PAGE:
The Laureate is Jean Dausset. I am not pushing this medication. I am not in the pharmaceutical industry. The mechanism is well documented and there are numerous studies on it and it is scientifically very sound even if the word "cure" may be over egging it a bit, admittedly. I can certainly steer anyone to a large number of people who will themselves tell you how it has stopped their addiction.

    I don't know why you would use alcohol or benzodiazapines to deal with opiate addiction. Benzos work on a different receptor, which is what I was attempting to explain and you would have to be crazy to take up drinking to try to treat yourself for opiate addiction. It affects all receptors including Gaba B receptors and is hugely addictive so what is the point?

    Just trying to help.

    Best wishes

  5. #5
    AumuA's Avatar
    AumuA is offline Senior Member
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    Default Re: at the end of my rope

    Withdrawal syndrome

    Discontinuation of baclofen can be associated with a withdrawal syndrome which resembles benzodiazepine withdrawal and alcohol withdrawal. Withdrawal symptoms are more likely if baclofen is used for long periods of time (more than a couple of months) and can occur from low or high doses. The severity of baclofen withdrawal depends on the rate at which baclofen is discontinued. Thus to minimise baclofen withdrawal symptoms the dose should be tapered down slowly when discontinuing baclofen therapy. Abrupt withdrawal is most likely to result in severe withdrawal symptoms. Acute withdrawal symptoms can be stopped by recommencing baclofen.[16]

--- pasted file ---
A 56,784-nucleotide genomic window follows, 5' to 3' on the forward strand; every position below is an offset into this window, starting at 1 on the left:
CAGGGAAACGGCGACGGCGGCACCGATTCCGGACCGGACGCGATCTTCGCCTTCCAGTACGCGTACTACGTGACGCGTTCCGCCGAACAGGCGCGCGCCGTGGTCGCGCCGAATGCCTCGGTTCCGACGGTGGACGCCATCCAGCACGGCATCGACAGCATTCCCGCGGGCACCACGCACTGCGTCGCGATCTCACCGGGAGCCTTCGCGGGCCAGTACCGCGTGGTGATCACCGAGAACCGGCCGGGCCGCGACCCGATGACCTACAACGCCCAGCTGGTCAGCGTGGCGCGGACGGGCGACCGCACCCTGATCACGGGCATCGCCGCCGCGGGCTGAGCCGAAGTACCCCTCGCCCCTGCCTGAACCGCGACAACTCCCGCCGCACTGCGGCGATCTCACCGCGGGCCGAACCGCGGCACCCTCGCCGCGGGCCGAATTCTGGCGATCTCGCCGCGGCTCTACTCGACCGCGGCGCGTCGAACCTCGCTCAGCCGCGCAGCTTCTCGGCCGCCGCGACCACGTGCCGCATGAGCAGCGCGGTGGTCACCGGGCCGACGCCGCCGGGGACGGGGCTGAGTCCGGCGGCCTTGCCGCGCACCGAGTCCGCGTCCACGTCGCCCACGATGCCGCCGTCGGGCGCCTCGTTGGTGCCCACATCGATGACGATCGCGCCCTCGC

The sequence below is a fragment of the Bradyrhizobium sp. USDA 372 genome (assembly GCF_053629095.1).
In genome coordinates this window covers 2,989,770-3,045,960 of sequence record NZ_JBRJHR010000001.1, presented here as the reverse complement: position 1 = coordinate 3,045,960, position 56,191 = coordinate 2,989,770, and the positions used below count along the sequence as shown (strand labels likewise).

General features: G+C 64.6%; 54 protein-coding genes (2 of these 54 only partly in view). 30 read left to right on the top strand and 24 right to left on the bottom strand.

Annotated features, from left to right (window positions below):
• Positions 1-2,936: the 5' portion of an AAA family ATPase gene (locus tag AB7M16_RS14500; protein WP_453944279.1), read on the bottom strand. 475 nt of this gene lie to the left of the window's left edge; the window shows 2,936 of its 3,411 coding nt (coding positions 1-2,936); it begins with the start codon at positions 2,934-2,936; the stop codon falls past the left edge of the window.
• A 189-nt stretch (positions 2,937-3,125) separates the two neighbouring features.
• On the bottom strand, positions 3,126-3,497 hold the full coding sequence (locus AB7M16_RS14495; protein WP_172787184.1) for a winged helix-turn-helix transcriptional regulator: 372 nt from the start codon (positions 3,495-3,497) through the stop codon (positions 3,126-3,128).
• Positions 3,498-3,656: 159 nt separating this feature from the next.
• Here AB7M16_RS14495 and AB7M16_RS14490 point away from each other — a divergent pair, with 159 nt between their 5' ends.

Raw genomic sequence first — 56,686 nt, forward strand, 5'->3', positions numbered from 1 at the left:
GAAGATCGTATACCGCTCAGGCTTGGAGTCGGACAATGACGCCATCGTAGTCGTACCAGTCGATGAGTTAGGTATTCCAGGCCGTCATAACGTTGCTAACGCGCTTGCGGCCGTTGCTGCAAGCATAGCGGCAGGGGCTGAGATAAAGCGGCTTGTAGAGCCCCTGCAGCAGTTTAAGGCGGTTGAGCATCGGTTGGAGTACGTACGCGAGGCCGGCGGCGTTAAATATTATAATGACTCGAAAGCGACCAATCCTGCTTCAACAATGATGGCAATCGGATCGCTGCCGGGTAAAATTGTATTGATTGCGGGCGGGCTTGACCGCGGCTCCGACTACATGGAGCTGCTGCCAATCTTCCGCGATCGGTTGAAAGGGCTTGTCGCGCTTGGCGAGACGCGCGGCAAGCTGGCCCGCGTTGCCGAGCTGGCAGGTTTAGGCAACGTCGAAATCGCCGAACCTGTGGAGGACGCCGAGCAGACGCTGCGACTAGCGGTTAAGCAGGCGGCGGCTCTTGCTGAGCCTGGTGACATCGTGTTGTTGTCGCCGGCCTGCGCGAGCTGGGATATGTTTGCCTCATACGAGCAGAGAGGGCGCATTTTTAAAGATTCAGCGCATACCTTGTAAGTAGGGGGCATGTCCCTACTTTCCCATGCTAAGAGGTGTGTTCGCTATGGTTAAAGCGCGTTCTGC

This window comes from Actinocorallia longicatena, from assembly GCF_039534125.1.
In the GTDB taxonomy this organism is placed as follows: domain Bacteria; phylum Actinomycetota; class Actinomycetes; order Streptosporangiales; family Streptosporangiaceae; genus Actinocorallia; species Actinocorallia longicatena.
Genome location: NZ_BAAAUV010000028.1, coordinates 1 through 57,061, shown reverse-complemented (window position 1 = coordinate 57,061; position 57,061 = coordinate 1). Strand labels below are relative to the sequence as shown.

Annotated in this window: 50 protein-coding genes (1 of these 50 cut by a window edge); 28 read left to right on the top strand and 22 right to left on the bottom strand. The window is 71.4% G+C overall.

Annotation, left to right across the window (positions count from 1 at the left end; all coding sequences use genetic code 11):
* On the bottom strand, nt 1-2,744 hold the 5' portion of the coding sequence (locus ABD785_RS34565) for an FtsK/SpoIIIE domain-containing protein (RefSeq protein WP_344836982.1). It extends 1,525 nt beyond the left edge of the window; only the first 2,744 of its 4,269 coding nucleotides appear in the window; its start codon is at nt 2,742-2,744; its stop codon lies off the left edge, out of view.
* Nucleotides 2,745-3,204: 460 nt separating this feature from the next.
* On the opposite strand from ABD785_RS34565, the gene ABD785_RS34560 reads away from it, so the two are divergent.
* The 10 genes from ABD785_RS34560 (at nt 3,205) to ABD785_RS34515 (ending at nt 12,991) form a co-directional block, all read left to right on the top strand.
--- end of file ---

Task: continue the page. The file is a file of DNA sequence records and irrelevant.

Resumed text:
Withdrawal symptoms may include auditory hallucinations, visual hallucinations, tactile hallucinations, delusions, confusion, agitation, delirium, disorientation, fluctuation of consciousness, insomnia, inattention, memory impairments, perceptual disturbances, anxiety, depersonalization, hypertonia, hyperthermia, formal thought disorder, psychosis, mania, mood disturbances, restlessness, and behavioral disturbances, tachycardia, seizures, tremors, autonomic dysfunction, hyperpyrexia, extreme muscle rigidity resembling neuroleptic malignant syndrome and rebound spasticity.